“It’s not like an English team or an American team,” he said. “The whole game the stadium will be bouncing. There are at least 15 bands that follow the team around playing Celtic songs. Valencia was supposed to be here originally. It wouldn’t have been the same atmosphere. I’ve got guys down from Boston, the north of Ireland, and Poland. It’s a worldwide thing.”

It was not at that point that I brought up Doop or Four Leaf Clover. I did take a second to mock a particular Disney song though.

“Yeah that’s pretty bad,” McDonald agreed in regards to the Friday Night Lights inspired chant, while adding that Celtic, like many long serving clubs, will take on pop songs as chants.

“Certainly,” I replied, while offering up that ours is worlds apart from something as utterly brilliant as a Ryan Giggs chant based on a Joy Division classic.

As for our fledgling club, he added, “I think it’s great [for the fans] to have soccer in their own back yard. It’s not the greatest standard but it’s their first year. The SoB were very proactive. It’s great to have that intense interest in soccer,” he said appreciating the parallels between Union die-hards and manic Celtic fans. “They go to D.C. with their own section,” he said, seemingly impressed, before adding, “give it four or five years, and the one’s who are still around- they’re your true fans.”

Sure, the fans and the team can’t compare to a club that’s been around well before the automobile. But it’s clear that Petr Nowak and Neil Lennon have similar tasks ahead. Lennon no longer has the interim tag as head coach and has high expectations to take the title from a fractured Rangers team.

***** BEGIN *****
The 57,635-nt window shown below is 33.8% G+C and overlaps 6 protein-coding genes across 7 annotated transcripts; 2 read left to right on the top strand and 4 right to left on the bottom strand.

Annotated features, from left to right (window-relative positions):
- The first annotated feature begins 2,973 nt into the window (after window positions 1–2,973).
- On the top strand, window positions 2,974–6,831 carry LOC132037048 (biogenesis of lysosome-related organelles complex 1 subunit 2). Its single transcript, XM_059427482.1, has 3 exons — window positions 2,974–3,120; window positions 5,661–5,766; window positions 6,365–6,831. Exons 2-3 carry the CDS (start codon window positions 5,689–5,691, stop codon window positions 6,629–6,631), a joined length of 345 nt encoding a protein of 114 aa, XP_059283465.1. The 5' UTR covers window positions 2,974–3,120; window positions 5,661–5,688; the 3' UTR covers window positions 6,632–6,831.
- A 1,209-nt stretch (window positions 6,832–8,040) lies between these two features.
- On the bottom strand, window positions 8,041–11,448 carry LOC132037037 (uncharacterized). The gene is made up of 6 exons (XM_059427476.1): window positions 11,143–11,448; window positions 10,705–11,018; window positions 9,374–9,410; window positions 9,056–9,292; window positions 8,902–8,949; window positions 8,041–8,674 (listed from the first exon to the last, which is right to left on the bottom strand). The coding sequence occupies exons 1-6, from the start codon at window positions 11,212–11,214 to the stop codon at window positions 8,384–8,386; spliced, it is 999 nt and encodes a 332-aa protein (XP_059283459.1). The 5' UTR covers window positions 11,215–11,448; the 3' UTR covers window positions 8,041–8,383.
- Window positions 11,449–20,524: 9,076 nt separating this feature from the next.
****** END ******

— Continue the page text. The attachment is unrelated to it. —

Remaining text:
But while Celtic has seen several key players come into the club- they also seem set on signing Mexico international Efrain Juarez ESPN reports– there’s been a lot of movement the other way. And again, there’s little hope of Keane’s return since Hoops can’t afford a full transfer. While there’s bound to be more activity in the transfer market, don’t expect rabid Celtic fans to let Lennon off the hook easy either way if he doesn’t meet expectations.

Friends (l-r)Stanislaw Guzikowski, Gary “Swing” McDonald, Joe Falloon, and John MaCrae pose with an unnamed Celtic fan who disappeared into the lost canyons of the night.

The great thing about The Union is that Nowak isn’t waiting for our patience to run out. Sure, we’ve made it known at times that we expect more- at least when the team was at home- but that’s been tempered by the many positives shown in a budding team in their inaugural season.

But if you’re wondering what the match will be like today, look no further than Nowak’s insertion of Jack McInerney into the 2-1 loss to the San Jose Earthquakes. Tied 1-1, McInerney, a pure forward, came on to join Danny Mwanga and Sebastien Le Toux, effectively giving us three strikers.

A bit crazy, yes, especially since we conceded the go-ahead goal on the counter following a push that left us horribly exposed. Sure, you can accuse him of being reckless, but you have to agree that these are very calculated risks he is taking, risks he prefers to take since he sees them as being essential to shaping the character of this team.

If the World Cup has taught us anything, it’s that confidence transforms recklessness into studied certainty. Chemistry, sound tactical play, and skill are essential factors in doing so as well, but while Nowak helps his team to bring these latter element to the fore, he also shows an extreme disdain at times for the ‘expansion team’ tag along with a fierce desire to have his team leave such an identity well in the past.

So in that regard, he’s sure to temper his respect for Celtic’s record books, while the Union fans continue to build a tradition of their own, while looking upon a fine tradition from Glasgow.

Leave a Reply

Your email address will not be published. Required fields are marked *